In Hively v. Ivy Tech Community College of Indiana, the United States Court of Appeals for the Seventh Circuit held that Title VII of the 1964 Civil Rights Act prohibits sexual orientation discrimination as a form of sex discrimination. The decision sets new federal law precedent in that jurisdiction (Illinois, Indiana and Wisconsin), and conflicts with every other federal appeals court that has directly addressed this issue.
The plaintiff, Kimberly Hively, contended that she was denied adjunct professor positions from 2009 through 2014 because of her sexual orientation (“openly lesbian”). Ms. Hively brought a claim of sex discrimination under Title VII. Title VII forbids employers from discriminating on the basis of a person's “race, color, religion, sex, or national origin,” but does not identify “sexual orientation” as a protected category.
The Seventh Circuit’s Reasoning
In concluding that “sexual orientation” discrimination is protected by Title VII, the court used the “comparative method” to determine the “significance of the plaintiff’s sex to the employer’s decision.” The “comparative method” analyzes whether the plaintiff has “described a situation in which, holding all other things constant and changing only her sex, she would have been treated the same way[.]” So here the question was, if she were male and thus heterosexual, would she have been discriminated against?
The court also applied “associational discrimination” analysis based upon the Supreme Court’s decision in Loving v. Virginia, 388 U.S. 1 (1967), which protected the rights of individuals to associate intimately with members of a different race. In that case, “both parties to the interracial marriage were being denied important rights by the state solely on the basis of their race.” It is settled law that a person “who is discriminated against because of the protected characteristic of one with whom she associates is actually being disadvantaged because of her own traits.” The court found that Loving and its progeny were analogous and similarly “protect[ed] the plaintiff’s right to associate intimately with a person of the same sex.”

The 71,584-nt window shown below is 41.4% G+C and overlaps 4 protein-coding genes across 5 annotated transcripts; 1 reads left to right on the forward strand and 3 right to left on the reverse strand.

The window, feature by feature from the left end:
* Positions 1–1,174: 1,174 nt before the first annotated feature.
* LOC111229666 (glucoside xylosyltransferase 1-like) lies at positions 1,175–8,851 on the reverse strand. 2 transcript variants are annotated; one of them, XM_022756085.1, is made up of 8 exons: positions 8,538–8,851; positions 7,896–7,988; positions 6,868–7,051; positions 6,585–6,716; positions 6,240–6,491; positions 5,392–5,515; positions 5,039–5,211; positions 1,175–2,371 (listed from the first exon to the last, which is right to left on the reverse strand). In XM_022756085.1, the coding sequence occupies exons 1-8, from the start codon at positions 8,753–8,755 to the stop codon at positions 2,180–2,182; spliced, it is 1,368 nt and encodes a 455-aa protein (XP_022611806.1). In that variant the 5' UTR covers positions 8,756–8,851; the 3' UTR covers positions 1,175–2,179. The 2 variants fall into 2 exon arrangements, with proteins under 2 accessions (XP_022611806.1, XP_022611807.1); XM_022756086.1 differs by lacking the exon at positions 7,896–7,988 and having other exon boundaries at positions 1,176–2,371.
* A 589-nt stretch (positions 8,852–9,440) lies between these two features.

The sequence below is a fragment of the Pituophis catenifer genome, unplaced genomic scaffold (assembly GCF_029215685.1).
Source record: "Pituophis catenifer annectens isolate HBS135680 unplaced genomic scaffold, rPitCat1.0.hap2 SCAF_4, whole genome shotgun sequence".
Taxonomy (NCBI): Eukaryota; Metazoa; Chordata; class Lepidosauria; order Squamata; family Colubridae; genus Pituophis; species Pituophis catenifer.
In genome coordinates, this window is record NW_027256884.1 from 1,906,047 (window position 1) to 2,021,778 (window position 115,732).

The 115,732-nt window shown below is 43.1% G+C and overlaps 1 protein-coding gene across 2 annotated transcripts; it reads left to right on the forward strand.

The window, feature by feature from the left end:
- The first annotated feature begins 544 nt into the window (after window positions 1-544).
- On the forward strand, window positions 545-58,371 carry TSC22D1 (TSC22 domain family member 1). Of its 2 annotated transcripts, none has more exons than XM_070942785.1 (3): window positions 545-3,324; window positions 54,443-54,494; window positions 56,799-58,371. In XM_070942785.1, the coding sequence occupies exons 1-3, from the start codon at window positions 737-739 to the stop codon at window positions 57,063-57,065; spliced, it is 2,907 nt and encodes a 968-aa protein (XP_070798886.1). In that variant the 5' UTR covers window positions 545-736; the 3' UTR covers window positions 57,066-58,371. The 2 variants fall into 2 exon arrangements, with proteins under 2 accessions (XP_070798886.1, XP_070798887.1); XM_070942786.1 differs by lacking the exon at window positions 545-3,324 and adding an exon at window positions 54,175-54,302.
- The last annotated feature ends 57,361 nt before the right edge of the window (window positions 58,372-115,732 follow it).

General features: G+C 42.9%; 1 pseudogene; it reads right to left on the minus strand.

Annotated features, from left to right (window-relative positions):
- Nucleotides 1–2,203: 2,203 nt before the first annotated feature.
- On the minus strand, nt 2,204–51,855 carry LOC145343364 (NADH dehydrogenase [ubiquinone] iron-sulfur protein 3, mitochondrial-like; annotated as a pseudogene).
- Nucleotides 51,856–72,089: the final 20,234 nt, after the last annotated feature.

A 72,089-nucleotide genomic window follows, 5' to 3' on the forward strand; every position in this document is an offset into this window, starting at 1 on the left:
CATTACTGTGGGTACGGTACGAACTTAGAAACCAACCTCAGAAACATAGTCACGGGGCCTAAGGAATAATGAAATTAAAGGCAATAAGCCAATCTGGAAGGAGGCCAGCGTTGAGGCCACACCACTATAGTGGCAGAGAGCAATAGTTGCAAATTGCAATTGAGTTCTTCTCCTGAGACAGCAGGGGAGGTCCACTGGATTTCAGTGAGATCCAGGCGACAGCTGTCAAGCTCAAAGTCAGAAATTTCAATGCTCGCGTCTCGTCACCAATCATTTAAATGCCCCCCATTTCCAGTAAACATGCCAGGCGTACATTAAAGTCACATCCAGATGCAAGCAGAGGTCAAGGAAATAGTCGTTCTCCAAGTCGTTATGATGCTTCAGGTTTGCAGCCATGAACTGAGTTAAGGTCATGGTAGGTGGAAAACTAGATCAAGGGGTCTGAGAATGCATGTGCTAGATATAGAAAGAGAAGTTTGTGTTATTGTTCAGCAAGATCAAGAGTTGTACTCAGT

The court also considered gender stereotyping cases, in which a female is discriminated against because she does not conform to archaic stereotypical views of women. The court held that the difference between a gender nonconformity claim and one based on sexual orientation “does not exist at all[,]” and that the plaintiff’s claim was “no different from the claims brought by women who were rejected for jobs in traditionally male workplaces, such as fire departments, construction, and policing,” and found that the employers in those cases “were policing the boundaries of what jobs or behaviors they found acceptable for a woman (or in some cases, for a man).”
This case was decided at a preliminary stage of the litigation, and was not a ruling on the ultimate merits. The critical point was that a plaintiff could make the case for sexual orientation discrimination under Title VII, allowing a case to move forward to fact-finding. The court noted, the “logic of the Supreme Court’s decisions, as well as the common-sense reality that it is actually impossible to discriminate on the basis of sexual orientation without discriminating on the basis of sex, persuade us that the time has come to overrule our previous cases….”
Now that the Seventh Circuit has split from the other Courts of Appeal, it seems likely this question about the scope of Title VII protection will ultimately be decided by the Supreme Court.
Regardless, sexual orientation discrimination is already widely recognized as a viable claim. Even without agreement from the federal courts (until now), the EEOC for several years has interpreted Title VII to pursue charges of sex discrimination based on sexual orientation. Many state anti-discrimination laws, including Chapter 151B of the Massachusetts General Laws, also prohibit discrimination on the basis of sexual orientation.